Legislative Assembly for the ACT: 2010 Week 02 Hansard (Wednesday, 24 February 2010) . . Page.. 554 ..
MR SPEAKER: Mr Smyth!
MR SMYTH: But I go back to the point: again, Mr Corbell runs interference, and you know it is stinging when Mr Corbell starts jumping up with his strings of points of order and his counterclaims. But the point is this: this is the standard set by the government; this is the approach of the government when they are under pressure—they start to obfuscate, they start to muddy, so that when the decision of the privileges committee, whatever that might be, comes down, they can say that it was a flawed process from the start, that it was a kangaroo court.
We saw it the last time there was a privilege matter in this place. Mr Corbell attacked the process and then deigned to sit on the committee that was going to make the inquiry. I do not know how people view that. The word “hypocrisy” does spring to mind, but it is standard operating procedure for this government to act in this way. They do not like a decision of the Assembly, and let us face it, they do not like the decision of the Assembly yesterday. Instead of going to the matter and correcting the record and having ministers come forward and make formal apologies—which is the normal practice if you want to avoid this—instead, they attack the messenger. That also is standard operating procedure for this government—when you have nothing of substance, you go after the people involved, and they do it all the time.
Privilege is a very serious matter. If we cannot believe people that have appeared before Assembly committees and trust that what they say is accurate then everything that we are told is under question and everything that comes as a consequence of that is undermined by what has occurred. There are serious concerns about this issue, and it is a very serious matter and the opposition take it very seriously indeed. But if the government want to, as Mr Stanhope said, look to equity and justice and the integrity of the process then they need to look at their own appointment. If they feel so strongly about this, they should immediately withdraw Mr Barr—a minister; a minister who called in the dam; a minister who, in the past, has not come back before the estimates committee. To give Ms Gallagher her due, at least she had the courage to come to a recall day for last year’s estimates committee. She came back and explained her actions. But we have got Mr Barr who refuses to do that.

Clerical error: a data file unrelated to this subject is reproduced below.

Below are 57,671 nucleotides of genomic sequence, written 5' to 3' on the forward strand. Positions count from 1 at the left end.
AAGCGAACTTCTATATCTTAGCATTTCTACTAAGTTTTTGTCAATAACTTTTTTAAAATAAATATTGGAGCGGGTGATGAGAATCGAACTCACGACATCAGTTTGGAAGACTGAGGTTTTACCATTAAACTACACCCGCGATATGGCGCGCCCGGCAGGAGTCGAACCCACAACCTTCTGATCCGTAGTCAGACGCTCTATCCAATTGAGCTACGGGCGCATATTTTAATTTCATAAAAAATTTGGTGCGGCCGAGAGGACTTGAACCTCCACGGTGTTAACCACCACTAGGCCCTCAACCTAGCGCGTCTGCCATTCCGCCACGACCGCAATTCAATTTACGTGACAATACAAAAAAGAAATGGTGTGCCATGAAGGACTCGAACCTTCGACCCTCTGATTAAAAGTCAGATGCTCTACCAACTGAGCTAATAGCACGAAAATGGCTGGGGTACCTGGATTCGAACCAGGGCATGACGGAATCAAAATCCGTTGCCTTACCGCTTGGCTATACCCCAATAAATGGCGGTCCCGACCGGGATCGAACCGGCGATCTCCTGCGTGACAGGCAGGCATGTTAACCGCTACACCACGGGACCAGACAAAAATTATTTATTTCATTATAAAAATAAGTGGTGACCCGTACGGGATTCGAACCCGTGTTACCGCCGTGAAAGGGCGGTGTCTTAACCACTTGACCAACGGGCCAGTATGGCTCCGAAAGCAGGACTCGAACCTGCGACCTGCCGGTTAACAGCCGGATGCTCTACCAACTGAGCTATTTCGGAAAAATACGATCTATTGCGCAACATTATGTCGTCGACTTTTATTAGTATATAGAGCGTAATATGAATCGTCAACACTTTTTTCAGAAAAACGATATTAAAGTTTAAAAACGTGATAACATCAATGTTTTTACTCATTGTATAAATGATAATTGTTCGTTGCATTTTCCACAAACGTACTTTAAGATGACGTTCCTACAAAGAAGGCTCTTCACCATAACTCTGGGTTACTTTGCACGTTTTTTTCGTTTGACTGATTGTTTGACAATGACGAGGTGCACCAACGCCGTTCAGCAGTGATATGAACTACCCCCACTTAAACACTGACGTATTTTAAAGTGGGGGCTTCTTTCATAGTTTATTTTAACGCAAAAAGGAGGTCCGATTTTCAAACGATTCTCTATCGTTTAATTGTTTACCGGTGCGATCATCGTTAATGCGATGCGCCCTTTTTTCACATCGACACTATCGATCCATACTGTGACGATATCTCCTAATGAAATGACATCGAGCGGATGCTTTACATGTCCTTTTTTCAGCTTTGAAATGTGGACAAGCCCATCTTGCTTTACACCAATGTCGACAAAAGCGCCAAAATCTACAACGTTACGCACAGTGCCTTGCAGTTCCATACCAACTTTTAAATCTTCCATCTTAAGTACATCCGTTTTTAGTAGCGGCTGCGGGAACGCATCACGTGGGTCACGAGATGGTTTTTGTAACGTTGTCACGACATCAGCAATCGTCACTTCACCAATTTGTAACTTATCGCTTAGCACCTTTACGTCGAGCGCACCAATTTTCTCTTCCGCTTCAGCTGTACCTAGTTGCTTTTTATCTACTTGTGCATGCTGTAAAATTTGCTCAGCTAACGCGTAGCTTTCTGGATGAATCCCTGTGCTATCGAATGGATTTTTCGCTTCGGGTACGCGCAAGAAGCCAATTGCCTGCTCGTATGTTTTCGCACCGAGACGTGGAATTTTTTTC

If you follow the logic of Mr Hargreaves as to why he wanted to volunteer but could not volunteer—that is, he had knowledge and he had been in cabinet and he had sat on the committee—then exactly the same logic applies to Mr Barr. Mr Barr should be removed from the committee. Mr Barr, in fact, has more knowledge about this than anybody else who would potentially sit on the committee. In that regard, if Mr Stanhope’s statements about equity and justice and about the integrity of the process are to be even vaguely believed then perhaps he should stand up and withdraw Mr Barr at this time. That would be the appropriate thing to do.
The House of Representatives Practice and the companion to the standing orders make it clear—that is, the practice has been long held that ministers should not sit on committees that investigate information that ministers have seen or know of or have access to through their role as ministers in the cabinet. This is blurring the separation of powers to such a degree—it is now unfortunately an established practice courtesy